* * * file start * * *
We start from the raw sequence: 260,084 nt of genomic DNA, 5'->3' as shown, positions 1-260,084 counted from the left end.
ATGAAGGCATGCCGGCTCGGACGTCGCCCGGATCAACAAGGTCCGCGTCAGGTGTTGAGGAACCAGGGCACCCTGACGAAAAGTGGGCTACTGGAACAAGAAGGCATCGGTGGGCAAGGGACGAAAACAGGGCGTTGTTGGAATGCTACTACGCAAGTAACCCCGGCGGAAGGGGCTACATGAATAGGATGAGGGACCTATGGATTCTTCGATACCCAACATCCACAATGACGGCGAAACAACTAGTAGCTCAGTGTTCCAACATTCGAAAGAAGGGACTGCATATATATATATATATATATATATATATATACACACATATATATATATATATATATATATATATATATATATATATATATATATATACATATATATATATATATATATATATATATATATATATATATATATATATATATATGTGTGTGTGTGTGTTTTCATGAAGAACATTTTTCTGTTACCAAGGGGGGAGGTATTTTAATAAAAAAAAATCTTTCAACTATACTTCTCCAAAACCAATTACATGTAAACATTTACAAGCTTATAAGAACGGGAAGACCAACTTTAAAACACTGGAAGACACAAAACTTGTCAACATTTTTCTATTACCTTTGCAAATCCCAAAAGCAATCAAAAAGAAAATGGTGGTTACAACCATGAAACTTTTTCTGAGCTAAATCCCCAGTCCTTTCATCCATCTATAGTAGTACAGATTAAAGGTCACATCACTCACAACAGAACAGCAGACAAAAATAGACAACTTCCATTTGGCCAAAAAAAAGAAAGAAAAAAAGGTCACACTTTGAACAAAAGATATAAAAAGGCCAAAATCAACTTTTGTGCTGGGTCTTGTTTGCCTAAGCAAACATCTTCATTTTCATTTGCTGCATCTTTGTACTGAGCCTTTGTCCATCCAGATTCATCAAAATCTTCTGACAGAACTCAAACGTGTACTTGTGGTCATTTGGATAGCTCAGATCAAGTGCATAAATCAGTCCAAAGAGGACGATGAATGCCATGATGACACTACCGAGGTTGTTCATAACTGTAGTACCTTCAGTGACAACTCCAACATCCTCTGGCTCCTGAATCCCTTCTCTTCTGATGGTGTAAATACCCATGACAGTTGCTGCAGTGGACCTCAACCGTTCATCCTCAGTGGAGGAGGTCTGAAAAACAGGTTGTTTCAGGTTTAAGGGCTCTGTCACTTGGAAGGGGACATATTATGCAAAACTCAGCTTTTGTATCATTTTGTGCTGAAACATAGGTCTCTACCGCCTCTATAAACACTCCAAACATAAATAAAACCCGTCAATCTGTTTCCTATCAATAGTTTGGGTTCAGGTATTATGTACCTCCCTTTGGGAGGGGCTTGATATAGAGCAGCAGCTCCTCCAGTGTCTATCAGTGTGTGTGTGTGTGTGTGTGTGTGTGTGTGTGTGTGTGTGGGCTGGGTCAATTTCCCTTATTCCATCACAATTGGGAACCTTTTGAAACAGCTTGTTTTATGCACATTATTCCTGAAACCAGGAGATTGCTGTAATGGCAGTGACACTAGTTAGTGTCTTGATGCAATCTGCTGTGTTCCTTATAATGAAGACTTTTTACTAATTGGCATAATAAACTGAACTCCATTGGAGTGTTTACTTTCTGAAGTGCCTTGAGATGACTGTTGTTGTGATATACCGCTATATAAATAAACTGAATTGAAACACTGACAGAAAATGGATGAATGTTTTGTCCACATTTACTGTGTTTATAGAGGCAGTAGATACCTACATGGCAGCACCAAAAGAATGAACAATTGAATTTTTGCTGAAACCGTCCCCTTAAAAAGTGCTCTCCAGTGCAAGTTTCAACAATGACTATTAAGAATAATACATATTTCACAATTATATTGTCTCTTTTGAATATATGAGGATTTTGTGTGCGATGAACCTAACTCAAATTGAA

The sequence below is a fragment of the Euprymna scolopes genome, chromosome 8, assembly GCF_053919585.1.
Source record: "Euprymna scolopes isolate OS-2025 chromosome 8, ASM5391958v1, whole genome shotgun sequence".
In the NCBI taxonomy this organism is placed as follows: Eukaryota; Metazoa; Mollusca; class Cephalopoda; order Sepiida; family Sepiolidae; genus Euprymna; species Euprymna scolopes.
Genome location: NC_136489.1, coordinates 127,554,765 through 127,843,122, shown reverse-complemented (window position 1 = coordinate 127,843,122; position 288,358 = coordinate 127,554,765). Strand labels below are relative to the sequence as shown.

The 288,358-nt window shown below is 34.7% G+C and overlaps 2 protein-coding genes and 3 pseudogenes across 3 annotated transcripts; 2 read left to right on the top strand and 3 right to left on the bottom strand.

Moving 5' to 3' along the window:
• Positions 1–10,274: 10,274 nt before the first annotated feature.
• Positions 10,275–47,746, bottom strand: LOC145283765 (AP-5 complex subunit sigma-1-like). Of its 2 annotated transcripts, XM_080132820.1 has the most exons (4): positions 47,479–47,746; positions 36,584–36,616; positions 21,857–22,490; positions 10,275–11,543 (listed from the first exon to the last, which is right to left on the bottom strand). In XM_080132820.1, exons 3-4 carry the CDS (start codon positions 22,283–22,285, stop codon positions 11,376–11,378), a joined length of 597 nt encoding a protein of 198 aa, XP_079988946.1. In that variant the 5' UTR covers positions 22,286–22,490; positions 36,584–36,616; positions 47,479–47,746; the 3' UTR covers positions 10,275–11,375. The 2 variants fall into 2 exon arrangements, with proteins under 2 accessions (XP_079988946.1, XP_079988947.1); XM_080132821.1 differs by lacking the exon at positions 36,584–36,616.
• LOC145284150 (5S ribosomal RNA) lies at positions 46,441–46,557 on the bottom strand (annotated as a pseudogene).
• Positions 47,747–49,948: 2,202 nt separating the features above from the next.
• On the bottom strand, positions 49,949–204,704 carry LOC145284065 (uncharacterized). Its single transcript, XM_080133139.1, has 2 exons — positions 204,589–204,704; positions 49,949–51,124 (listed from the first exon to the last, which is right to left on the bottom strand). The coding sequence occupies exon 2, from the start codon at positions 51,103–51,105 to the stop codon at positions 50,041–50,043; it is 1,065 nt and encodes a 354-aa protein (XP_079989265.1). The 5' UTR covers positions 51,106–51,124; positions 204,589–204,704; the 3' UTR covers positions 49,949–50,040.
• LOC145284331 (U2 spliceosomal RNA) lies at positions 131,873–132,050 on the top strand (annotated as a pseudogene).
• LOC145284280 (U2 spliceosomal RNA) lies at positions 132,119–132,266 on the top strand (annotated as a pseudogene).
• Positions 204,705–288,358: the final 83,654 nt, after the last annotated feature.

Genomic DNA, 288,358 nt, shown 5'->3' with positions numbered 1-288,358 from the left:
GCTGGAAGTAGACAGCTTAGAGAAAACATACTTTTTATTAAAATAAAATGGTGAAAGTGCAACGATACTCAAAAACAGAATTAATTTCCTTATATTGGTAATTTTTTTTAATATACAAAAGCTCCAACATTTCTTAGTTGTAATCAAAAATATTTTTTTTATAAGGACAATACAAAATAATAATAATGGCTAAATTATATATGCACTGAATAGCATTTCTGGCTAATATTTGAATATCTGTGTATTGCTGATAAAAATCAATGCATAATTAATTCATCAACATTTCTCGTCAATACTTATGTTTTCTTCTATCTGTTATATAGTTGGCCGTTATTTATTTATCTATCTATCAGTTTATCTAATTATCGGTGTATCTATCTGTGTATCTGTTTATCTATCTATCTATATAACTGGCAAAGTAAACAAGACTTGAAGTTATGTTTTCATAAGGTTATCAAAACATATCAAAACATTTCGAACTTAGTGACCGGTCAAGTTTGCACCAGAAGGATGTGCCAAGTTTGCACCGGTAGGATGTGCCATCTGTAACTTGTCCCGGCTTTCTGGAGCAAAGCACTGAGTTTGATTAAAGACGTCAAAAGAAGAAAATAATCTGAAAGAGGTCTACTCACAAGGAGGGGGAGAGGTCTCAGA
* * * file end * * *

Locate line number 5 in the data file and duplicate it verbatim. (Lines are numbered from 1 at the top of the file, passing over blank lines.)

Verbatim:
In the NCBI taxonomy this organism is placed as follows: Eukaryota; Metazoa; Mollusca; class Cephalopoda; order Sepiida; family Sepiolidae; genus Euprymna; species Euprymna scolopes.